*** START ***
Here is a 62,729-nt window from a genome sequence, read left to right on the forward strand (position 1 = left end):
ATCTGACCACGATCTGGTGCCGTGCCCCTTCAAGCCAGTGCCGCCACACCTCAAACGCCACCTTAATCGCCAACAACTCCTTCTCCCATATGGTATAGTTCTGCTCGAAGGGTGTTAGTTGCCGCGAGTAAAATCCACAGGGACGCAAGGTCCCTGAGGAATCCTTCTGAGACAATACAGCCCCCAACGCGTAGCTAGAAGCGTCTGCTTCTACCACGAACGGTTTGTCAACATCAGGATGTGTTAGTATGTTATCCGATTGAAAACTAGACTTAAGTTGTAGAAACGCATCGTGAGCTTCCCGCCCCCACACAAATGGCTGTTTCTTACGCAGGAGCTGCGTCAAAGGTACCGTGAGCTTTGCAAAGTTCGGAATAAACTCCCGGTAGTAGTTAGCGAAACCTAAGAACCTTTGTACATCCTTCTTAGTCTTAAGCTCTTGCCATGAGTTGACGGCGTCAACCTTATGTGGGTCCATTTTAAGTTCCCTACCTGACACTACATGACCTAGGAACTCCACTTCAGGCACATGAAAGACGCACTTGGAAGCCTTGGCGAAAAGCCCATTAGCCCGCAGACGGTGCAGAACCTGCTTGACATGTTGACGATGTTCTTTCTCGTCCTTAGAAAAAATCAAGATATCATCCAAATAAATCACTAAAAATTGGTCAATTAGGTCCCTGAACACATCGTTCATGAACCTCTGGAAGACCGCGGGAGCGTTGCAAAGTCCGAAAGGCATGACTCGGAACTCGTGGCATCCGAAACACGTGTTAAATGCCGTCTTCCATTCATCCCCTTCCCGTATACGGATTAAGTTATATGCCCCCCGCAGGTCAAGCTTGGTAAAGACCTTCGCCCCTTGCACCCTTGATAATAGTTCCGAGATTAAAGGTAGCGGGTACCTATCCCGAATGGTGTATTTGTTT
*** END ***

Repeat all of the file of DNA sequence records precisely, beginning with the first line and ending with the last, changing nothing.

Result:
Here is a 62,729-nt window from a genome sequence, read left to right on the forward strand (position 1 = left end):
ATCTGACCACGATCTGGTGCCGTGCCCCTTCAAGCCAGTGCCGCCACACCTCAAACGCCACCTTAATCGCCAACAACTCCTTCTCCCATATGGTATAGTTCTGCTCGAAGGGTGTTAGTTGCCGCGAGTAAAATCCACAGGGACGCAAGGTCCCTGAGGAATCCTTCTGAGACAATACAGCCCCCAACGCGTAGCTAGAAGCGTCTGCTTCTACCACGAACGGTTTGTCAACATCAGGATGTGTTAGTATGTTATCCGATTGAAAACTAGACTTAAGTTGTAGAAACGCATCGTGAGCTTCCCGCCCCCACACAAATGGCTGTTTCTTACGCAGGAGCTGCGTCAAAGGTACCGTGAGCTTTGCAAAGTTCGGAATAAACTCCCGGTAGTAGTTAGCGAAACCTAAGAACCTTTGTACATCCTTCTTAGTCTTAAGCTCTTGCCATGAGTTGACGGCGTCAACCTTATGTGGGTCCATTTTAAGTTCCCTACCTGACACTACATGACCTAGGAACTCCACTTCAGGCACATGAAAGACGCACTTGGAAGCCTTGGCGAAAAGCCCATTAGCCCGCAGACGGTGCAGAACCTGCTTGACATGTTGACGATGTTCTTTCTCGTCCTTAGAAAAAATCAAGATATCATCCAAATAAATCACTAAAAATTGGTCAATTAGGTCCCTGAACACATCGTTCATGAACCTCTGGAAGACCGCGGGAGCGTTGCAAAGTCCGAAAGGCATGACTCGGAACTCGTGGCATCCGAAACACGTGTTAAATGCCGTCTTCCATTCATCCCCTTCCCGTATACGGATTAAGTTATATGCCCCCCGCAGGTCAAGCTTGGTAAAGACCTTCGCCCCTTGCACCCTTGATAATAGTTCCGAGATTAAAGGTAGCGGGTACCTATCCCGAATGGTGTATTTGTTT